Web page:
First, for the likely buyers I’m guessing leases are going to be the big driver for these but also those that want an AMG but are more worried about the badge than the actual mechanical realities.

Second, a reduced price for still solid power, rwd, and an engine with a more interesting power/torque curve, sounds fun to someone that likes driving. I like it when boost can wait more than 50rpm from idle to hit. Even slow turbos feel fast/more exciting when you have to wait a tick, so something that hits 60 in the mid 4’s should be a blast when it all comes on song.

The F--kshambolic Cretinoid Harvey Park
The F--kshambolic Cretinoid Harvey Park
26 days ago

Lolno

Sorry y’all but a car like this wants 8-12 cyl and not a buzz box with that kind of torque curve. If you want an angry smaller engine just get a Parsh.

Rust Buckets
Rust Buckets
26 days ago

Excuse me, did I just read that a V8 GT weighs over 4000lb? For a two seat car? I shouldn’t expect any better from 2024 Mercedes, but that is literally double what a two seat car should weigh.

The F--kshambolic Cretinoid Harvey Park
The F--kshambolic Cretinoid Harvey Park
26 days ago
Reply to  Rust Buckets

My ’88 SL weighs a hair under that. MBs aren’t light.

Freelivin1327
Freelivin1327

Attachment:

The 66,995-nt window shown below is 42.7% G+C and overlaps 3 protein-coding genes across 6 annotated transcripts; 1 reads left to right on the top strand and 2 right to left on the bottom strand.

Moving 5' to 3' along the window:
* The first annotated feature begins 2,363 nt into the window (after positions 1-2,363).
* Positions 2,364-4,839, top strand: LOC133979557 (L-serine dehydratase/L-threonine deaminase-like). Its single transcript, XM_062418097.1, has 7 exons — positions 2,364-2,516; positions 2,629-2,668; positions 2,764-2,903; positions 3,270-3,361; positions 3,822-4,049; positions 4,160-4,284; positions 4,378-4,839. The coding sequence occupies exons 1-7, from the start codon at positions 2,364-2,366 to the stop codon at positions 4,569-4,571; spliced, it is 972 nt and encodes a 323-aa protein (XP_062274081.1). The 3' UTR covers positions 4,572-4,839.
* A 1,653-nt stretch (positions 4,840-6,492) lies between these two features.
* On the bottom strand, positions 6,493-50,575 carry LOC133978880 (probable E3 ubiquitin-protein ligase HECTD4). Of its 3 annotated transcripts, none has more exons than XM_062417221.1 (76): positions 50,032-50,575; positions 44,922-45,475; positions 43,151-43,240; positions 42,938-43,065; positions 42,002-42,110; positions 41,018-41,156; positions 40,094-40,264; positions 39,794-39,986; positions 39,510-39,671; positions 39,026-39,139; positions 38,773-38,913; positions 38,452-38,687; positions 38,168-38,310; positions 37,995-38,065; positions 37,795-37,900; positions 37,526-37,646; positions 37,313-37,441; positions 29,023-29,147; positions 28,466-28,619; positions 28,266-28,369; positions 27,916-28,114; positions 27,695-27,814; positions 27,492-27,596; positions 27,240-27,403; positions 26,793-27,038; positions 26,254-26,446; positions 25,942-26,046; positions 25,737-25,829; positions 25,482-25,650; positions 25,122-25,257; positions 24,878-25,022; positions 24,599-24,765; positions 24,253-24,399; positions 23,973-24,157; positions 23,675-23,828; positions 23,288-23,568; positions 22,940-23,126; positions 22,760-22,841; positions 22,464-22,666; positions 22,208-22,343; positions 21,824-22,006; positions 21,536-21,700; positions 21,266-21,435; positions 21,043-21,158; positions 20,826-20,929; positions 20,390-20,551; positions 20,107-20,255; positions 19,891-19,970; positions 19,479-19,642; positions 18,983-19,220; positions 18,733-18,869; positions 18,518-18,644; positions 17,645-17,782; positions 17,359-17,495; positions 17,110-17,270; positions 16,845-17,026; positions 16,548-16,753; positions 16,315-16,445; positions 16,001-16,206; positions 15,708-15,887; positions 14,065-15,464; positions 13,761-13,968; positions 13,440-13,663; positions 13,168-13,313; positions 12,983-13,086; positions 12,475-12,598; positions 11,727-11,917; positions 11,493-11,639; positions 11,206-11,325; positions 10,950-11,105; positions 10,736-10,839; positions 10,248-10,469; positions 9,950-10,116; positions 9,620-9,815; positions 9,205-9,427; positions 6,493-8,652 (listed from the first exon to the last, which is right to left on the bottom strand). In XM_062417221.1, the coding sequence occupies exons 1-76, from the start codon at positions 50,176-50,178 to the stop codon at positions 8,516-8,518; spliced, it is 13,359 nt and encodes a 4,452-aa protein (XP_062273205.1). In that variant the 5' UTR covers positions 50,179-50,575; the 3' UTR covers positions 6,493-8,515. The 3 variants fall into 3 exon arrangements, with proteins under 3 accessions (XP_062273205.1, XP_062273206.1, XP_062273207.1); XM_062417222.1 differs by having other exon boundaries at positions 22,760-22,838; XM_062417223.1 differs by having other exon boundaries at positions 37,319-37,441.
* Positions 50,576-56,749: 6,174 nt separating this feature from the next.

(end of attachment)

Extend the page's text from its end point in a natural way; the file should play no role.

26 days ago

Obligatory:
4-cyl AMG?
Me: Ha ha ha ha ha ha ha ha ha ha!!!(Although I’ll take a 4-cyl AMC Eagle!)

Rod Millington
Rod Millington
26 days ago

Why would I buy this when for the same price I can have a Nori Green LC500 and cruise off into the sunset?

Vic Vinegar
Vic Vinegar
26 days ago
Reply to  Rod Millington

It is a tough call….

Nori Green is awesome, but that Copper Crest looks pretty great too. So does the blue.

Rust Buckets
Rust Buckets
26 days ago
Reply to  Rod Millington

Because although this isn’t an excessively good looking car, it’s positively beautiful next to an LC500.

Nsane In The MembraNe
Nsane In The MembraNe
26 days ago
Reply to  Rust Buckets

Out of all the takes in the world this is certainly one of them

AlfaWhiz
AlfaWhiz
26 days ago

So it’s basically a Porsche 912.

Bearddevil
Bearddevil
26 days ago

If I could afford it, I’d be totally happy with this as a grand touring cruiser. The older I get, the less enthused I am about monster power, and the more I want “enough” power and decent efficiency in an attractive package. But then I’m weird and I want the LC500h, instead of the V8.

Nsane In The MembraNe
Nsane In The MembraNe
26 days ago
Reply to  Bearddevil

Yes officer. That’s him right there! The guy who wants a hybrid LC500 instead of the V8!

Last edited 26 days ago by Nsane In The MembraNe
Sensual Bugling Elk
Sensual Bugling Elk
26 days ago

Por que no los dos? Give me true V8 hybrid that gets 40mpg around town and unleashes monster noises in the canyons while I hoon it at *speed redacted*

Nsane In The MembraNe
Nsane In The MembraNe
26 days ago

The hybrid LC uses a V6, not a V8. I think it’s the eternal Toyota 3.5 liter that’s been in everything. Certainly tried and true but not exactly soul stirring.

Sensual Bugling Elk
Sensual Bugling Elk
26 days ago

My comment was more a development request to the folks at Toyota, who are almost certainly trawling the Autopian comment section for my product planning advice. I like parallel hybrids and I like naturally aspirated V8s, and I can’t imagine putting those things together is an impossibility for Toyota.

Joshua Christian
Joshua Christian
26 days ago
Reply to  Bearddevil

Fellow LC500h preferer!